Brands get clever on-pack
Grocery brands are investing more in design packaging to give themselves better on-shelf standout as the battle for depleted consumer spending intensifies.
Nowhere is this bid to repackage and reposition existing products more noticeable than in supermarkets, where cost-conscious shoppers are comparing before they buy.
Established brands, including those owned by Procter and Gamble, SC Johnson and GlaxoSmithKline, have tweaked their on-shelf look since the slowdown last year.
Brands like Coca Cola, which is trying to get attention with its Olympic Games glass bottle covered in a black and white image from Rankin, the freelance photographer, have followed.
Explicitly admitting in June that it too wanted to “increase its shelf standout,” Cobra launched new packets for its entire beer range, partly by scaling back “unnecessary messages”.
Typically, brands that put more money into in-store marketing, including package design, will do so at the expense of their glitzier, above-the-line promotions.
Stephanie Brown, a director at Landor, which did the Cobra redesign, said brands that “parade flamboyant, flippant and profligate characteristics” will be the losers in a downturn.
Although she also said brands which ‘treat’ the consumer would continue to play a role, the winners in a downturn would be those that were honest, transparent and true to their values.
“When times are tough, brands need to work harder and invest more in keeping their promise to consumers,” Ms Brown said, responding to questions from FreelanceUK yesterday.
“Exposed by the economic drought and with little to hide behind, brands will be seen for what they are and with the chinks revealed.
“Honesty, simplicity and integrity are paramount and brands that embrace these characteristics will weather the storm and weather it well.”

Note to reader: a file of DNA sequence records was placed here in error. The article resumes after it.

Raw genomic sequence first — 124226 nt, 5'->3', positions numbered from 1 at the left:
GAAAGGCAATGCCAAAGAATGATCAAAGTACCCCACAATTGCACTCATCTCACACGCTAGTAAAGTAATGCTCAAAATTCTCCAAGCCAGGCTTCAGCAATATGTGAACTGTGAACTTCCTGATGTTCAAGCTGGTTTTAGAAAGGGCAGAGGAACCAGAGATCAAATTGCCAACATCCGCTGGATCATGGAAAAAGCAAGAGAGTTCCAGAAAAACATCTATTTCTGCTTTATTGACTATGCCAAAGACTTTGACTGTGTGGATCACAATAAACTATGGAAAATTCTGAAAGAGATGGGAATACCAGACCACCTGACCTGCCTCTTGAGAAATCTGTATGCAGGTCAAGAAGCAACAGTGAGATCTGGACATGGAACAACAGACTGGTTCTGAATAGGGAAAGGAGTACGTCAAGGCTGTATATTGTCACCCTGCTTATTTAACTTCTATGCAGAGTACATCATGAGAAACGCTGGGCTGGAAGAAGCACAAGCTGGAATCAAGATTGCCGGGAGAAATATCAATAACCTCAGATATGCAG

A glance round any supermarket reveals some brands which have ignored using designers to redo their packaging have not necessarily ignored consumer belt-tightening.
Some cartoons of Tropicana offer two nights’ holiday for the price of one, some packs of Maltesers offer on-pack instant holidays, and some Mr Muscle products offer 50% extra.
All this on-pack marketing hasn’t gone unnoticed by the supermarkets stocking these brands, not least because they all have factories full of their cheaper to buy, own-label alternatives.
In fact, Sainsbury-sponsored research reported by the Financial Times yesterday found that 62% of shoppers said they were more likely to buy own-brand products than a year ago.
Vowing to give big brands “more of a fight”, the supermarket’s chief executive Justin King told the paper that the price gap between brand and own label was “as wide as it’s ever been.”
Ms Brown, of Landor, reflected: “Keenly priced, down-to-earth, honest brands are where it’s at, and [Sainsbury’s rival] Morrisons is a great example.
“Smart brand repositioning has meant that the supermarket is reaping the benefits of the slowdown more than most of its competitors.”
Yet the supermarkets also seem to be latching onto other consumable products, which they might not necessarily stock, which have defied the spending contraction.
Home entertainment, whether rented or bought, such as video games, consoles and DVDs, has proved widely resilient, at the expense of clothes shopping and eating out.
“Jumping squarely on the ‘staying in is the new going out’ brand wagon, Marks & Spencer offer a ‘staying in luxury meal for two with a bottle of wine for a tenner’,” Ms Brown said. [This is an example of an] existing product repackaged and repositioned as a treat. Clever stuff.”
3rd September 2008